Results 1-3of 3 Reviews
September 3, 2001
From journal Frankfurt Am Main
December 9, 2002
The immense and significant collection of the Städel encompasses paintings, drawings, and sculptures from various periods and schools starting from the 14th Century. Featured artists include German masters (Durer, Memling, Cranach, Holbein) European greats (van Eyck, Vermeer, Rubens, Boticelli), French Impressionists (Renoir, Monet), and Modern artists from across Europe (Kirchner, Picasso, Dubuffet, Tapies).
The Städel is one of those massive museums that you can spend countless hours and days in. If you have only a limited amount of time, try to pick a few artists or periods that you would like to concentrate on. Since you are in Germany, it may be your civic duty to peruse the extensive galleries of German art. Of course, you can just wing it and casually waltz through the galleries for a random but exciting spin of great artworks. There are occasional guided tours conducted in English. The building was damaged during World War II, but fortunately its collections were stored elsewhere for safekeeping at that time. A renovation campaign of the galleries was completed in 1999.
The Städel features a sizable bookstore, as one would expect. The Holbein restaurant is open until midnight six days a week. The museum is closed on Mondays, and it is open late, until 9pm, on Wednesdays and Thursdays.
From journal Bill in Germany - FRANKFURT
January 26, 2004
This is a very visually attractive museum. As you stand in the lobby, you can look up several floors into the rotunda. The lobby has a nice-size gift shop, and we immediately lost Joe for a good 15 minutes. Entrance is 8 euros, and the coat check is half a euro, nothing gratis here. We had lunch in the Holbein Restaurant; service was less than perfect, and the prices are terrible, but the pumpkin-ginger soup was so good, I am willing to forgive them any shortcomings. The lentil soup was also excellent, so I have to recommend that you try them--just be patient and bring along your credit card.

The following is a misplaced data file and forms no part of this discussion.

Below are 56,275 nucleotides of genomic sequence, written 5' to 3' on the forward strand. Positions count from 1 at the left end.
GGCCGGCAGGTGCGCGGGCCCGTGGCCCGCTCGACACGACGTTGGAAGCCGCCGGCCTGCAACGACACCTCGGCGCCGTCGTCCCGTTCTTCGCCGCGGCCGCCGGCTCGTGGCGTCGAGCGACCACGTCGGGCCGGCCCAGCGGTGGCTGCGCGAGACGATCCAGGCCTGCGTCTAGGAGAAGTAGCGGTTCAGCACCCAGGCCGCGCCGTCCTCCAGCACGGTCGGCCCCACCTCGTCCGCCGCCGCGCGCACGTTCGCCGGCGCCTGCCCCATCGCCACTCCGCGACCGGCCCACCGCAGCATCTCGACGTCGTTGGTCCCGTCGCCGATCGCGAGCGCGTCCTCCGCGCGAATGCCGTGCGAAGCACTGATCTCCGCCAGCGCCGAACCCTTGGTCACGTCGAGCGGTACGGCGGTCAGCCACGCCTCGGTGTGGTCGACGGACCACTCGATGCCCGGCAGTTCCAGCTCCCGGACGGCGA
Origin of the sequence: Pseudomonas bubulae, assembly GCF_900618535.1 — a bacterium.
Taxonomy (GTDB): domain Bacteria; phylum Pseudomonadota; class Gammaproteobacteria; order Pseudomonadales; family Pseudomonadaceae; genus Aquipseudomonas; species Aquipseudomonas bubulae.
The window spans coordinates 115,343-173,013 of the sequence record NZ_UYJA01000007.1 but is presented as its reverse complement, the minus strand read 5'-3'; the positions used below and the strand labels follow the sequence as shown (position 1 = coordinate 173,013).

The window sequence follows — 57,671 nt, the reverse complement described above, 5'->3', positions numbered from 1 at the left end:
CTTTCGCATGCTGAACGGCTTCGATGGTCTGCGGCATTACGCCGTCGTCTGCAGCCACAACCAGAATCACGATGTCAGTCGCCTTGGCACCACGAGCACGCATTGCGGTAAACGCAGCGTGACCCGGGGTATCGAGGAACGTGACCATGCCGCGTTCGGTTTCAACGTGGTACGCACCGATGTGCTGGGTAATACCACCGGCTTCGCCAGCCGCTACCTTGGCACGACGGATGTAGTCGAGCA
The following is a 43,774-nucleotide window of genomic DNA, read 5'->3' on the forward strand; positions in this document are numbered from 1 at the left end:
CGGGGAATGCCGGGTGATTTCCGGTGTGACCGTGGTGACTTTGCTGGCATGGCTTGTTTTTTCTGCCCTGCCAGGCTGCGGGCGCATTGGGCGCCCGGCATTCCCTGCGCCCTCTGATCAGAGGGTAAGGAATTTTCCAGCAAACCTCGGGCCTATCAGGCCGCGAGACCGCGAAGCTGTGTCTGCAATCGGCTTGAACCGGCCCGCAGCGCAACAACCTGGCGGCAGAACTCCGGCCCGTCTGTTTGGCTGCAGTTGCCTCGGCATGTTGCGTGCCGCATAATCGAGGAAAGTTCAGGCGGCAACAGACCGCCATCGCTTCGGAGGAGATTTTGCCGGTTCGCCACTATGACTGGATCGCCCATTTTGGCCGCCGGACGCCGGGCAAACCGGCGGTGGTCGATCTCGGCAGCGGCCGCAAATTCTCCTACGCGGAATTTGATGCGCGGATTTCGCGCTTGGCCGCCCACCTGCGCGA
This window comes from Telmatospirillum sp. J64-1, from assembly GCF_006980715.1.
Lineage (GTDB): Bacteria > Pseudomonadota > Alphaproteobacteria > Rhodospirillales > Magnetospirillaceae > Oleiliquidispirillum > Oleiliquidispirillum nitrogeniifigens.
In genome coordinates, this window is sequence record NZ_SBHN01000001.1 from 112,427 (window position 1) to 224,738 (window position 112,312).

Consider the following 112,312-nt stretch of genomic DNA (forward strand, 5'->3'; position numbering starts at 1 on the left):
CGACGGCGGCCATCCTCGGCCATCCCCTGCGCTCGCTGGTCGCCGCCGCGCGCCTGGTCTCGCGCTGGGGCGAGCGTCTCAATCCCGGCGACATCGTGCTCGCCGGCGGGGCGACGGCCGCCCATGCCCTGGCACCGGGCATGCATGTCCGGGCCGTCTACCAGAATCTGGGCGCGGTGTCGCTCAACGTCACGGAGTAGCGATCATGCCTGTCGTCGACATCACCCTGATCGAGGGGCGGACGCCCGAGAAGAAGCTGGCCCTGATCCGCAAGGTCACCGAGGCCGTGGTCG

There were two special exhibits going on while we were there: one, Nackt (naked), was particularly popular. I was personally more attracted to the other, which was a collection of German drawings whose highlight for me was several by Albrecht Durer.
The technique for displaying the painting in this museum is unique in that, although it is done quite traditionally by age and nationality, interspersed with, say, a collection of early Flemish paintings will be a modern German painting. For example, in a room with Lucas Cranach, Rogier van der Weyden, and Hans Memling, we have Max Ernst. At first, you are a little startled when you see this painting of a man's submerged head in a pool that so obviously doesn’t belong with the others, but after a while, you are looking forward to each new room to see what the surprise will be.
Some of the paintings are displayed in cases set in the middle of the room, and then in other rooms, they are hung from metal grids. Very interesting. The depth of the collection here is excellent. I loved the round painting by Hans Holbein, the Younger of Simon George; he is holding a small red flower, and the colors are still so fresh and beautiful that you can almost feel him breathe. They own a Vermeer, several Rembrandts, Rubens, Goyas, a Van Gogh, and more. Check your map of the museum carefully, or you will miss some of the collection. You need to search to find some of the Impressionist works. Allow 1.5 to 2 hours, at least, to appreciate this collection.
From journal Frankfurt- I’ll Take Mainhattan